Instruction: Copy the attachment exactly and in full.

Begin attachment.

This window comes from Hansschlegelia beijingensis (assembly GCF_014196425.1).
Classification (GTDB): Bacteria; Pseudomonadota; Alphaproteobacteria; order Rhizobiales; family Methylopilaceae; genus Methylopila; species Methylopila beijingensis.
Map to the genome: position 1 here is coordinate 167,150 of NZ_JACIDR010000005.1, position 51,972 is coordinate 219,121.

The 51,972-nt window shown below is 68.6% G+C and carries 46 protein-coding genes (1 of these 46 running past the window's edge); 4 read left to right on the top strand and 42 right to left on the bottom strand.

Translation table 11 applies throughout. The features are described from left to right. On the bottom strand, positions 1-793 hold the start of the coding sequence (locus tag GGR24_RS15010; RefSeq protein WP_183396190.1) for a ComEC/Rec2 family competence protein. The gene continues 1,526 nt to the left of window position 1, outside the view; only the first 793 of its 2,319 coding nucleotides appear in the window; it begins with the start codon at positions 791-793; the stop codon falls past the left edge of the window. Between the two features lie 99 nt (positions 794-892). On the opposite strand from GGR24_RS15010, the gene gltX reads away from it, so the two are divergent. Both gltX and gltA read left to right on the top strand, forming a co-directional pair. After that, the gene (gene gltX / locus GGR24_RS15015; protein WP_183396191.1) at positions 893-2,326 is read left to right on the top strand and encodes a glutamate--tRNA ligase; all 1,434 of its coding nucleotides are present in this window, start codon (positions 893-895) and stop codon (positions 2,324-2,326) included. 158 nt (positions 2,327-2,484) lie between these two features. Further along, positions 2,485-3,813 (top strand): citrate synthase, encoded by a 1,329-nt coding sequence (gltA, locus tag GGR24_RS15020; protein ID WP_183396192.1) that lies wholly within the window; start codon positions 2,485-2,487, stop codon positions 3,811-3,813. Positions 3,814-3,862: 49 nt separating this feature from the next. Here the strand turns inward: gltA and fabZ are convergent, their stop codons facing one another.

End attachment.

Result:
This window comes from Hansschlegelia beijingensis (assembly GCF_014196425.1).
Classification (GTDB): Bacteria; Pseudomonadota; Alphaproteobacteria; order Rhizobiales; family Methylopilaceae; genus Methylopila; species Methylopila beijingensis.
Map to the genome: position 1 here is coordinate 167,150 of NZ_JACIDR010000005.1, position 51,972 is coordinate 219,121.

The 51,972-nt window shown below is 68.6% G+C and carries 46 protein-coding genes (1 of these 46 running past the window's edge); 4 read left to right on the top strand and 42 right to left on the bottom strand.

Translation table 11 applies throughout. The features are described from left to right. On the bottom strand, positions 1-793 hold the start of the coding sequence (locus tag GGR24_RS15010; RefSeq protein WP_183396190.1) for a ComEC/Rec2 family competence protein. The gene continues 1,526 nt to the left of window position 1, outside the view; only the first 793 of its 2,319 coding nucleotides appear in the window; it begins with the start codon at positions 791-793; the stop codon falls past the left edge of the window. Between the two features lie 99 nt (positions 794-892). On the opposite strand from GGR24_RS15010, the gene gltX reads away from it, so the two are divergent. Both gltX and gltA read left to right on the top strand, forming a co-directional pair. After that, the gene (gene gltX / locus GGR24_RS15015; protein WP_183396191.1) at positions 893-2,326 is read left to right on the top strand and encodes a glutamate--tRNA ligase; all 1,434 of its coding nucleotides are present in this window, start codon (positions 893-895) and stop codon (positions 2,324-2,326) included. 158 nt (positions 2,327-2,484) lie between these two features. Further along, positions 2,485-3,813 (top strand): citrate synthase, encoded by a 1,329-nt coding sequence (gltA, locus tag GGR24_RS15020; protein ID WP_183396192.1) that lies wholly within the window; start codon positions 2,485-2,487, stop codon positions 3,811-3,813. Positions 3,814-3,862: 49 nt separating this feature from the next. Here the strand turns inward: gltA and fabZ are convergent, their stop codons facing one another.